Xbox One: The Real Reason Why Indie Developers are Still Wary of ID@Xbox

Microsoft stumbles yet again thanks to its launch day parity clause for indie games.

Posted By | On 05th, Dec. 2013 Under News


xbox one amd

When Microsoft first introduced its ID@Xbox program, it was intended to correct several problems with the current indie development scene for the Xbox One. Firstly, it would allow developers to self-publish their games on Xbox Live without needing Microsoft or a third party as publisher. Secondly, it allowed any one – even one single individual – to develop for the console and bring their games out to the world.

After the heavily negative reaction for the initial policies of the Xbox One, which caused several indie devs to opt for Sony and the PlayStation 4 instead, this was a huge step-up. The announcement that more than 30 developers had signed up for the program made it even sweeter. However, ID@Xbox has a parity clause within. This states that if you want to bring your game to the Xbox One but also release it on other platforms, then all platform releases need to happen at the same time. That is, unless you already had an exclusivity agreement in place with another platform predating the announcement of ID@Xbox.

This was the case with Vlambeer, developer of Luftrausers and Nuclear Throne, though co-founder Rami Ismail was far from happy about it.

Assault Android Cactus

Speaking to Witch Beam’s Sanatana Mishra, who developed Assault Android Cactus, GamingBolt was told that there were three reasons the studio wasn’t on the list of announced ID@Xbox devs. Firstly, they are initially told there would be no self publishing on the Xbox One. Secondly, when they were initially approached by Microsoft and asked to contact them, there was no response. Thirdly, it was made clear that if Witch Beam wanted to be on Xbox One, they had to delay the PS4, PS Vita and Wii U versions of Assault Android Cactus due to this parity clause.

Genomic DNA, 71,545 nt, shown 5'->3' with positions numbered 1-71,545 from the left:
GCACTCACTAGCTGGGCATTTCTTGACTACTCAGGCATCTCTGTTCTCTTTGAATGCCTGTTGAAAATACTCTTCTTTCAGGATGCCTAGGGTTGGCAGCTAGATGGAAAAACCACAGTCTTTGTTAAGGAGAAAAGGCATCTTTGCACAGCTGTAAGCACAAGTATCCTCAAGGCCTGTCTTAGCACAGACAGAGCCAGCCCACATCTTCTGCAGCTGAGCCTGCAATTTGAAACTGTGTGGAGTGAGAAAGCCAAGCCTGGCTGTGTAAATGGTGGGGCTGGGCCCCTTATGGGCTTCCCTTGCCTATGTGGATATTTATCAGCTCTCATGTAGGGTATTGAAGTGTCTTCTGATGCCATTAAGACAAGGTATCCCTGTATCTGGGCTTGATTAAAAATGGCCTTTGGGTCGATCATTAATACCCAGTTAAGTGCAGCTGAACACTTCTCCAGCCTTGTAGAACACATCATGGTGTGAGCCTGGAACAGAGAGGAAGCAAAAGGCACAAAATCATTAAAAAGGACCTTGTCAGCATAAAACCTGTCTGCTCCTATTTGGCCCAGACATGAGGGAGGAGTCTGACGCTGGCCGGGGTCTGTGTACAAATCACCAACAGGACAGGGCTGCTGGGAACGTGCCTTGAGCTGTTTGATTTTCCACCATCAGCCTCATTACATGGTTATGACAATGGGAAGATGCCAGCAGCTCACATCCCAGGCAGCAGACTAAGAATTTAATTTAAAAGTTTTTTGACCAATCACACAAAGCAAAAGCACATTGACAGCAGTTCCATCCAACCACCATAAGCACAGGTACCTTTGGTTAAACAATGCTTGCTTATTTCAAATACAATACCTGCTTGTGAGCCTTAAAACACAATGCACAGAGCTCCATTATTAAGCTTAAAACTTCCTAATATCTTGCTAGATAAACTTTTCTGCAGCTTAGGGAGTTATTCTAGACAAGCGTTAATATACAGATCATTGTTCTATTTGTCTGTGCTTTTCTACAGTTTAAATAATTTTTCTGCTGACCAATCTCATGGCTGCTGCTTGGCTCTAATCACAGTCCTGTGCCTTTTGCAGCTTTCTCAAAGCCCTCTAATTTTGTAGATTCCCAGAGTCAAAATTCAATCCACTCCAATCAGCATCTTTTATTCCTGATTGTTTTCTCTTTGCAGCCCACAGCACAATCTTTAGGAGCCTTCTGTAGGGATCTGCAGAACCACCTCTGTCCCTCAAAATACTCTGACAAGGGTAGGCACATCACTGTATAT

“We started work on our Wii U, PS4, and PS Vita versions a while back and they will most definitely be ready before any hypothetical Xbox One version could be, as a team of 3 we can’t really build in many platforms simultaneously. My understanding of the ID@Xbox launch parity clause is that you need to launch at the same time or first on Xbox One, which in our case would mean delaying the other platforms as they would definitely be ready earlier.

“As for [reasons] 1 and 2, they are more like reasons we would be hesitant to jump in to Xbox One development than something that would prevent us entirely. The ID@XBox program is very developer friendly aside from the launch parity clause.”

xbox-one_ps4

So say you have an Xbox One title that is also set to launch on the PS4 at the same time. Say your title is delayed on the Xbox One for any sudden reason. That means you have to delay it for the PS4 as well and according to Mishra, “I believe the rule applies to Wii U as well, but yeah the clause stipulates you need launch parity on the Xbox One version in order to be a part of the ID@Xbox program which means you cannot launch first on another platform.”